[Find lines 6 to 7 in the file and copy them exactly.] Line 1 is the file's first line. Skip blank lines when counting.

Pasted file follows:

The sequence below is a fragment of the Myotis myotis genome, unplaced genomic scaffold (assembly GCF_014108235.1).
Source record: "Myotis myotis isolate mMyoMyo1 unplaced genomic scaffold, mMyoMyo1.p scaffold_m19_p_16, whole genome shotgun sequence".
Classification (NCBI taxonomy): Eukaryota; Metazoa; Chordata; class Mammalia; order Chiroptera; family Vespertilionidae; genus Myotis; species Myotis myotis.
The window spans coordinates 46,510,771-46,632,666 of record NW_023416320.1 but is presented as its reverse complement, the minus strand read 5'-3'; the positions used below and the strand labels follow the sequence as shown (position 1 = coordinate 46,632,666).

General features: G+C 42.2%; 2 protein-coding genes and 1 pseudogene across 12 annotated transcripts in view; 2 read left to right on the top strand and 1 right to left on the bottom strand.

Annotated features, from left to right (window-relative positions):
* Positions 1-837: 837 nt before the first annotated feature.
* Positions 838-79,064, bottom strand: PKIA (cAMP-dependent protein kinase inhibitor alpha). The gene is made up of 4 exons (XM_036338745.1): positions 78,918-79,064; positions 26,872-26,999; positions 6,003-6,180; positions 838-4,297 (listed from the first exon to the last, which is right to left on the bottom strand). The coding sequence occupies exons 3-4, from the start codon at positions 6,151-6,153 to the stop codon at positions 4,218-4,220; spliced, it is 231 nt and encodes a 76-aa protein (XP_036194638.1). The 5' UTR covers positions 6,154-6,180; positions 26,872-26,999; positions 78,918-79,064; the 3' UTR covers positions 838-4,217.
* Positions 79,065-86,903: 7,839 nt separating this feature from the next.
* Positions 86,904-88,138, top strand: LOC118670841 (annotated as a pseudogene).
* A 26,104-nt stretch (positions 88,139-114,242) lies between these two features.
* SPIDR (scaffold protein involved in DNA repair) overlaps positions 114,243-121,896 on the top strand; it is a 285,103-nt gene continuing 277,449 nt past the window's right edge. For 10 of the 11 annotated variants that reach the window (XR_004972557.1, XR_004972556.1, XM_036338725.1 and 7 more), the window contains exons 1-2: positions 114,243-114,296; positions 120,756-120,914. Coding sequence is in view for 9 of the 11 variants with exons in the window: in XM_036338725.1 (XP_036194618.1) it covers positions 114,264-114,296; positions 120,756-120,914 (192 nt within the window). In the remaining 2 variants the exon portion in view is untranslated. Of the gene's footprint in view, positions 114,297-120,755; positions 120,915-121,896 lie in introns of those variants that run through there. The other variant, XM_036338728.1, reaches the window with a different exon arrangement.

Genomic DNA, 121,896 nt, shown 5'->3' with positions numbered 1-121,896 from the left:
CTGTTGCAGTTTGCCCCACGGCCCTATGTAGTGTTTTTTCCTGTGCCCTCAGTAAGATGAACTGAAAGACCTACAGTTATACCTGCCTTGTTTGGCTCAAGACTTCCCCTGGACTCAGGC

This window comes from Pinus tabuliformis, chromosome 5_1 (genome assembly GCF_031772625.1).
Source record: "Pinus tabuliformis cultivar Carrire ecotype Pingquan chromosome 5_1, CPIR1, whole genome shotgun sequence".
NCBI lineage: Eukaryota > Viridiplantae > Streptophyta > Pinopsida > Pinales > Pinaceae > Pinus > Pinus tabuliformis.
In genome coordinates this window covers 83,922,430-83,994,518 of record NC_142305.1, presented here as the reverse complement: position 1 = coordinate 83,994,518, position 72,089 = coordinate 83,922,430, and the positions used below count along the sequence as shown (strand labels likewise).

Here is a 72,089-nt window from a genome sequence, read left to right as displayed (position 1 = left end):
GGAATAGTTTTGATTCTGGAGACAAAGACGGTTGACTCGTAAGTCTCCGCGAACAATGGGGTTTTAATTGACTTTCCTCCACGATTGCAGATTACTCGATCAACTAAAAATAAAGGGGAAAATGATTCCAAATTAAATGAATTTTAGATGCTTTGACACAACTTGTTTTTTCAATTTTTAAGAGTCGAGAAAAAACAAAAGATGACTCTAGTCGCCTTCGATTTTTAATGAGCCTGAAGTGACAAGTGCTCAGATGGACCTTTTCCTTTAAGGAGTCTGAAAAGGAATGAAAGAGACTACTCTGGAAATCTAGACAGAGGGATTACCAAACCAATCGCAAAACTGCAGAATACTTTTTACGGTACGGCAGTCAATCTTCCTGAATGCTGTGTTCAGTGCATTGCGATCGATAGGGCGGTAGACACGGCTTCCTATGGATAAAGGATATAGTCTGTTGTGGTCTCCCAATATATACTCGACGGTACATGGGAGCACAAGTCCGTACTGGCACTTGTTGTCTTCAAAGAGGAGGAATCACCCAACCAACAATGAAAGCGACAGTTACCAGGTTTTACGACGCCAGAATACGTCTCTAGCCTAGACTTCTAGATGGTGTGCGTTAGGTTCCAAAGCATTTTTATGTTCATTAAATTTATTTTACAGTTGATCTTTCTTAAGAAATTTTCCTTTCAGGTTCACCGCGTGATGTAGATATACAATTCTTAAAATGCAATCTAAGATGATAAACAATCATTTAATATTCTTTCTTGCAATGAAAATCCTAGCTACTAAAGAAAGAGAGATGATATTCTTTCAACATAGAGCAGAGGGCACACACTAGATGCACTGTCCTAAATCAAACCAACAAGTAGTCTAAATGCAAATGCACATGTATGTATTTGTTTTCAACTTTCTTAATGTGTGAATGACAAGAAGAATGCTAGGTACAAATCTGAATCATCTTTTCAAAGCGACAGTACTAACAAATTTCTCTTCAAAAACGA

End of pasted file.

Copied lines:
Annotated features, from left to right (window-relative positions):
* Positions 1-837: 837 nt before the first annotated feature.